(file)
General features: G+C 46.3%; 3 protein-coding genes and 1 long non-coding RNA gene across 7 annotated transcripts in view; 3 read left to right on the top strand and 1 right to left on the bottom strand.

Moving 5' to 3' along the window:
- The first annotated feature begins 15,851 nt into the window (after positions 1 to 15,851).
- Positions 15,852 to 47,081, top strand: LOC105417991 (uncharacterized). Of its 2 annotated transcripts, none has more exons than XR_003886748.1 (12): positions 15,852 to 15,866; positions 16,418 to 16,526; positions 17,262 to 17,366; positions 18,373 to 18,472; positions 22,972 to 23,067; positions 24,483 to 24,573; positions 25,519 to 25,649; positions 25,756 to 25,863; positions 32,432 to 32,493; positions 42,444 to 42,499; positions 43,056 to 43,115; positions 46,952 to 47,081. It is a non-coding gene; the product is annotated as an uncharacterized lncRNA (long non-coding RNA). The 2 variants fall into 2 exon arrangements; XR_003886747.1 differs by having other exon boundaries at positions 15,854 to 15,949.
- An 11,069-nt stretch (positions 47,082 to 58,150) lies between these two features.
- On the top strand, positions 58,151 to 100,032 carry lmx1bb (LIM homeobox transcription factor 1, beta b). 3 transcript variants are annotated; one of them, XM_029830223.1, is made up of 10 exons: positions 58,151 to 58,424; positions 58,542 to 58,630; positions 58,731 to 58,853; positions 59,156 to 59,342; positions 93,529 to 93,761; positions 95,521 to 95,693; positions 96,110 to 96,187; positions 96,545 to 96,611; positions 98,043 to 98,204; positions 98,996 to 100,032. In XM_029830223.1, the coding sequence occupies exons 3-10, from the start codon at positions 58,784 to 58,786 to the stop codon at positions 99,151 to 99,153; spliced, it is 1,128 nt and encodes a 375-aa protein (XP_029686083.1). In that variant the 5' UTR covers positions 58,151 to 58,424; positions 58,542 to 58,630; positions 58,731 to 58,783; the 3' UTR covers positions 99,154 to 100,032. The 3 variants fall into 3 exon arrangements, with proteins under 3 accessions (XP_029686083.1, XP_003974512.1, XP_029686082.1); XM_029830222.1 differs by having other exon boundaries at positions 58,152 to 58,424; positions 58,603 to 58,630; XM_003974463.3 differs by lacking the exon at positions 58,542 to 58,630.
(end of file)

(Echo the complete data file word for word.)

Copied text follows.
General features: G+C 46.3%; 3 protein-coding genes and 1 long non-coding RNA gene across 7 annotated transcripts in view; 3 read left to right on the top strand and 1 right to left on the bottom strand.

Moving 5' to 3' along the window:
- The first annotated feature begins 15,851 nt into the window (after positions 1 to 15,851).
- Positions 15,852 to 47,081, top strand: LOC105417991 (uncharacterized). Of its 2 annotated transcripts, none has more exons than XR_003886748.1 (12): positions 15,852 to 15,866; positions 16,418 to 16,526; positions 17,262 to 17,366; positions 18,373 to 18,472; positions 22,972 to 23,067; positions 24,483 to 24,573; positions 25,519 to 25,649; positions 25,756 to 25,863; positions 32,432 to 32,493; positions 42,444 to 42,499; positions 43,056 to 43,115; positions 46,952 to 47,081. It is a non-coding gene; the product is annotated as an uncharacterized lncRNA (long non-coding RNA). The 2 variants fall into 2 exon arrangements; XR_003886747.1 differs by having other exon boundaries at positions 15,854 to 15,949.
- An 11,069-nt stretch (positions 47,082 to 58,150) lies between these two features.
- On the top strand, positions 58,151 to 100,032 carry lmx1bb (LIM homeobox transcription factor 1, beta b). 3 transcript variants are annotated; one of them, XM_029830223.1, is made up of 10 exons: positions 58,151 to 58,424; positions 58,542 to 58,630; positions 58,731 to 58,853; positions 59,156 to 59,342; positions 93,529 to 93,761; positions 95,521 to 95,693; positions 96,110 to 96,187; positions 96,545 to 96,611; positions 98,043 to 98,204; positions 98,996 to 100,032. In XM_029830223.1, the coding sequence occupies exons 3-10, from the start codon at positions 58,784 to 58,786 to the stop codon at positions 99,151 to 99,153; spliced, it is 1,128 nt and encodes a 375-aa protein (XP_029686083.1). In that variant the 5' UTR covers positions 58,151 to 58,424; positions 58,542 to 58,630; positions 58,731 to 58,783; the 3' UTR covers positions 99,154 to 100,032. The 3 variants fall into 3 exon arrangements, with proteins under 3 accessions (XP_029686083.1, XP_003974512.1, XP_029686082.1); XM_029830222.1 differs by having other exon boundaries at positions 58,152 to 58,424; positions 58,603 to 58,630; XM_003974463.3 differs by lacking the exon at positions 58,542 to 58,630.